Bring it back to Queenstown
Poll: Southern rugby fans are banging the drums loudly for the national provincial sevens tournament to return to Queenstown but it seems increasingly unlikely they will get their wish.
Queenstown was the home of the national sevens tournament for many years but the Bay of Plenty Rugby Union won the right to host this year's tournament, which was held at the weekend, in Rotorua.
The event will also return to Rotorua in January next year, with the prospect of it remaining there after that.
A Facebook page that was started in August titled "Bring the NZ 7's back to Queenstown", gained plenty of momentum at the weekend as people showed their disappointment that the tournament was being staged in Rotorua and not in Queenstown.
As of late yesterday, the page had close to 5000 likes and it had prompted a host of comments from people calling for the tournament to return to the resort town.
Many of the comments during the past couple of days were prompted by a perception that the Rotorua public hadn't supported the tournament and there was a poor turnout.
"Drop it, back to qtown where people embrace it and appreciate the event," Sam Baker said.
Jeremy Drake said: "Rotorua got nothing on Queenstown. Didn't see anyone on TV there watching it."
Kate Stark said: "Disappointed its in Rotorua was such a poor crowd turnout both days.... Unlike what happens in Queenstown!!! Take it back south!"
Bay of Plenty Rugby Union chief executive Mike Rogers defended the crowd numbers, saying while he was still yet to be provided with exact numbers for the weekend, he had been told that it stacked up well compared to Queenstown.
He said because the 25,000-capacity stadium in Rotorua was a much bigger ground than in Queenstown, and the fact the tournament was played across two grounds, there was a perception from those watching television that the numbers were smaller than those for Queenstown.
"The feedback I got was that the crowd was greater than what there was in Queenstown, but I don't have accurate numbers yet," he said.
"The goal is to grow it and get more and more people along."
Rogers said with the tournament growing to 26 teams across the men's and women's sections, it now had to be played across two grounds to fit it all in over two days.
With SKY TV covering only the games on the main ground, that also irked some people who previously had been able to watch their men's team play every game, live on television.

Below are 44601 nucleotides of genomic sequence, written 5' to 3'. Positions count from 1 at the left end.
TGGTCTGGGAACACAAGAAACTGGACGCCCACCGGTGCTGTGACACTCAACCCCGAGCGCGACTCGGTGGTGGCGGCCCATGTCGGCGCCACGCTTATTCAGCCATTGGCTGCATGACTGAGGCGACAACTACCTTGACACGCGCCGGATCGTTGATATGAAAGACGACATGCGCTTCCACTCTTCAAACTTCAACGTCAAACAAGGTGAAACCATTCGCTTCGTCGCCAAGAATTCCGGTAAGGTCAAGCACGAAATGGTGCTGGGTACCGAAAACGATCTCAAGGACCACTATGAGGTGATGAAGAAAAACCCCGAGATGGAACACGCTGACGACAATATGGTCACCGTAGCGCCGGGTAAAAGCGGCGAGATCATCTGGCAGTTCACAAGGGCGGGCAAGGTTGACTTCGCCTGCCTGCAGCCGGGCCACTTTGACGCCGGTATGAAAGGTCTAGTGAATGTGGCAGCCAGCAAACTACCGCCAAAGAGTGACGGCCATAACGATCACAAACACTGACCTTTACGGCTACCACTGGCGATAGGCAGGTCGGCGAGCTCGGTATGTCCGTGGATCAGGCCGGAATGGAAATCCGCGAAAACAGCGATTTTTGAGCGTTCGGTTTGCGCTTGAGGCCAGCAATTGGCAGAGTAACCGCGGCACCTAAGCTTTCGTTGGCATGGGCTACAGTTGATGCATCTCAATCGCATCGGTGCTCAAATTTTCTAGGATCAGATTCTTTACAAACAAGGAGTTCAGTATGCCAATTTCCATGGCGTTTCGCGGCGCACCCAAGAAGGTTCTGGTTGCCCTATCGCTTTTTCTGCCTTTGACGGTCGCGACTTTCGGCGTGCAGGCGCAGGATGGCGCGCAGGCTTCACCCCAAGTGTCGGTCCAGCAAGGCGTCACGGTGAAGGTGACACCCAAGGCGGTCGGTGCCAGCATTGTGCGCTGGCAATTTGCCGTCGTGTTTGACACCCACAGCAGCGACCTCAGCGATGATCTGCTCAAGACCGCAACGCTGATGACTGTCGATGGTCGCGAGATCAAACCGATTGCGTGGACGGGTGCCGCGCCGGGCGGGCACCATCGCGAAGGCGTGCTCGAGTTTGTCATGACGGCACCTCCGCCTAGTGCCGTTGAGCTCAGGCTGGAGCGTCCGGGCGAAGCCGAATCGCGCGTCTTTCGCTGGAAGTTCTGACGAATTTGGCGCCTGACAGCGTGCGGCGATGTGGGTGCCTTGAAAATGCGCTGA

The Bay of Plenty Rugby Union boss paid tribute to those in Queenstown who revived the national provincial sevens tournament but he said hosting the tournament was now logistically a much bigger beast as the sport gets bigger and bigger because of its Olympic status.
"You're almost doubling the event – in terms of 16 teams you can do that on one field quite easily and, in terms of tents and accommodation, I guess it makes it a lot smoother operation. But when you've 26 teams to cater for, it becomes very big. The number of officials grows, the number of volunteers grows; we need 26 liaison officers where before you only needed 16."
Another advantage Rotorua is touted as having over Queenstown is its convenient location, being easier for the many North Island teams to get to it.
Where most of the teams were required to fly to Queenstown, a lot now can drive.
Each union pays a set entry fee no matter if how far they have to travel, and that entry has been able to be reduced this year.
"It has reduced a lot of costs and out of that we were able to pass some of that on to the unions. It's obviously a tough environment out there at the moment."
Southland sevens coach Elgan O'Donnell felt Rotorua probably didn't have the spark to it that Queenstown had and he believed that Queenstown had better spectator turnouts.
"It felt like there wasn't any atmosphere," he said yesterday.
"Obviously, when all the games were played on one field and the crowd was so close to the ground, it created that atmosphere. I think it will get better, they will learn a lot from this, but I felt personally Queenstown was far superior."
The Southland Times